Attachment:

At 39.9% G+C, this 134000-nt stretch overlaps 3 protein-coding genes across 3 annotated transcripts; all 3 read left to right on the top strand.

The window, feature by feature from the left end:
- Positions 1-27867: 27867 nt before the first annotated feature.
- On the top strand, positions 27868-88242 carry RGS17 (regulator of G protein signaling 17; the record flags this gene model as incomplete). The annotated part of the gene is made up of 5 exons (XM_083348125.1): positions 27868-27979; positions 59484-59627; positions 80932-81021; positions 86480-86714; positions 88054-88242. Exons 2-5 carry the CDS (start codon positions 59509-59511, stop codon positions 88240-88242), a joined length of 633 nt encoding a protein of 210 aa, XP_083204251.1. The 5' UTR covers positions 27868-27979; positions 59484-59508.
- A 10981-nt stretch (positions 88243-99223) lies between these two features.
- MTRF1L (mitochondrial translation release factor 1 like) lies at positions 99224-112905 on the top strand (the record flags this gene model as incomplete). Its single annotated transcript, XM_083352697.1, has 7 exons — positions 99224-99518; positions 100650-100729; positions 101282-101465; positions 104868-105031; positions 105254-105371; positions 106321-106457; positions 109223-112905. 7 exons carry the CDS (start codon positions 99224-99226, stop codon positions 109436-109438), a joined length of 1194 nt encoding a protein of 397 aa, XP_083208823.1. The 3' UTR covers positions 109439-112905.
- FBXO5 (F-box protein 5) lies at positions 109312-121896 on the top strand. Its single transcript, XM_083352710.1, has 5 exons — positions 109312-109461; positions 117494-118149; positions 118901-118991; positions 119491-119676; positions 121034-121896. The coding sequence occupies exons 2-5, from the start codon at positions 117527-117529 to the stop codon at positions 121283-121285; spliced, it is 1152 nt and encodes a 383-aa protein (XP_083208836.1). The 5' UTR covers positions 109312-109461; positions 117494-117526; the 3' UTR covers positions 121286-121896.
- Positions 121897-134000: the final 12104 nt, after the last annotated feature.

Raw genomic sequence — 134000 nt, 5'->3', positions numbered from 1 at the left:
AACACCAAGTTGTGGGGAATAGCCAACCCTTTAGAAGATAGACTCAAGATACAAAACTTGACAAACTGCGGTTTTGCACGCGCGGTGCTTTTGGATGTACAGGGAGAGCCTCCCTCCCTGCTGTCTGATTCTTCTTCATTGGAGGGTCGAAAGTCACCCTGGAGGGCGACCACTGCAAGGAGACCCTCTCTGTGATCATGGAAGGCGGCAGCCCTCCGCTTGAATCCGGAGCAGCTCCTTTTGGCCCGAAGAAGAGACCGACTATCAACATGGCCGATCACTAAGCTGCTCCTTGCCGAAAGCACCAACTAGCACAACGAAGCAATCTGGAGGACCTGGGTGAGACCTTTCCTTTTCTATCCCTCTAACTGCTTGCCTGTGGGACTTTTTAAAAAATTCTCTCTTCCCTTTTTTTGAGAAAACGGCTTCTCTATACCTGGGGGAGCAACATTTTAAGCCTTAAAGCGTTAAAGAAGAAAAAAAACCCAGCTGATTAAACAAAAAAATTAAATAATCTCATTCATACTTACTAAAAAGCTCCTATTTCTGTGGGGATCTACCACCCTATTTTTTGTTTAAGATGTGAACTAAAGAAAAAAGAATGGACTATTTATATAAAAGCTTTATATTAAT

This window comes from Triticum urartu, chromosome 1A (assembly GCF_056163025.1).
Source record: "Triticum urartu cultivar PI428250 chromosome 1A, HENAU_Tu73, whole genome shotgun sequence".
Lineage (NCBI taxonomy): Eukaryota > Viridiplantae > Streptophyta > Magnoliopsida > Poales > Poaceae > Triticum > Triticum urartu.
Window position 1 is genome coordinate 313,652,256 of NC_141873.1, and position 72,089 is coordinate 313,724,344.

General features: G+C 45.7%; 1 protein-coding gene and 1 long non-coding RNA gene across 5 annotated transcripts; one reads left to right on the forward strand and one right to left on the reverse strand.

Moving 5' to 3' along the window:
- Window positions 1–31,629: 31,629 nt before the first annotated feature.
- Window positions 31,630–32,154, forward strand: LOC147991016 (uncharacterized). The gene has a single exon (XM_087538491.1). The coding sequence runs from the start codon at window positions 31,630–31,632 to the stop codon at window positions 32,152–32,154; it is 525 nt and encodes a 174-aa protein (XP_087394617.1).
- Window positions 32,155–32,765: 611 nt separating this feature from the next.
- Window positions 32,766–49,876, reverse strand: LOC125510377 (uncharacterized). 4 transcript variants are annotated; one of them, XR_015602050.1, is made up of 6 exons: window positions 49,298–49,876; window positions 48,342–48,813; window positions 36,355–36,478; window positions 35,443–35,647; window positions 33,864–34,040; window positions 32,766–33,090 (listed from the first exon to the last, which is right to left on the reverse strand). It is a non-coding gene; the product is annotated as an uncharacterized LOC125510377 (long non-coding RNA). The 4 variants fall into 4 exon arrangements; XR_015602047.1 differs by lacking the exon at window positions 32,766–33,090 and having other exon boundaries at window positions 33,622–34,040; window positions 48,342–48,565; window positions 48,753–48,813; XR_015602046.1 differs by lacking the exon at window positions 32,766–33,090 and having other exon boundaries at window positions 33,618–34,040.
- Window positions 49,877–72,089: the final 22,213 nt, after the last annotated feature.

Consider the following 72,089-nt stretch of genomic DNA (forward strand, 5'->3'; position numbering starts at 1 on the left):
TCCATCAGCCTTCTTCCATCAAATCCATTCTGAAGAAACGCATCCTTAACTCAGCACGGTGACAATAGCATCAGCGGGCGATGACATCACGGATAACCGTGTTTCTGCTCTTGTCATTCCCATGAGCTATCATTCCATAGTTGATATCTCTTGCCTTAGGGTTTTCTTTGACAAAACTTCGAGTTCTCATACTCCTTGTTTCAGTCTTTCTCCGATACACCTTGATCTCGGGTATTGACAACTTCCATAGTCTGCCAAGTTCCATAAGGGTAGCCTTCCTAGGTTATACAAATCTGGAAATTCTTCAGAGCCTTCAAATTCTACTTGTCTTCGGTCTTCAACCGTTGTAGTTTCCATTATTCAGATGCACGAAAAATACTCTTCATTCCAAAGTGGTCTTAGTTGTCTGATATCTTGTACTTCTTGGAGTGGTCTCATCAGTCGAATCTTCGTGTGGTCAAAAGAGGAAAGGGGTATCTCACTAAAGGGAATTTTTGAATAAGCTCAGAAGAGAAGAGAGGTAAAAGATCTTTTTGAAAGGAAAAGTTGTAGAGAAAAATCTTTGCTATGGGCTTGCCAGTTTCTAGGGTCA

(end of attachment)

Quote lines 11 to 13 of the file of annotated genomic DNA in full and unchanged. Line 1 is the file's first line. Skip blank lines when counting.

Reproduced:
This window comes from Triticum urartu, chromosome 1A (assembly GCF_056163025.1).
Source record: "Triticum urartu cultivar PI428250 chromosome 1A, HENAU_Tu73, whole genome shotgun sequence".
Lineage (NCBI taxonomy): Eukaryota > Viridiplantae > Streptophyta > Magnoliopsida > Poales > Poaceae > Triticum > Triticum urartu.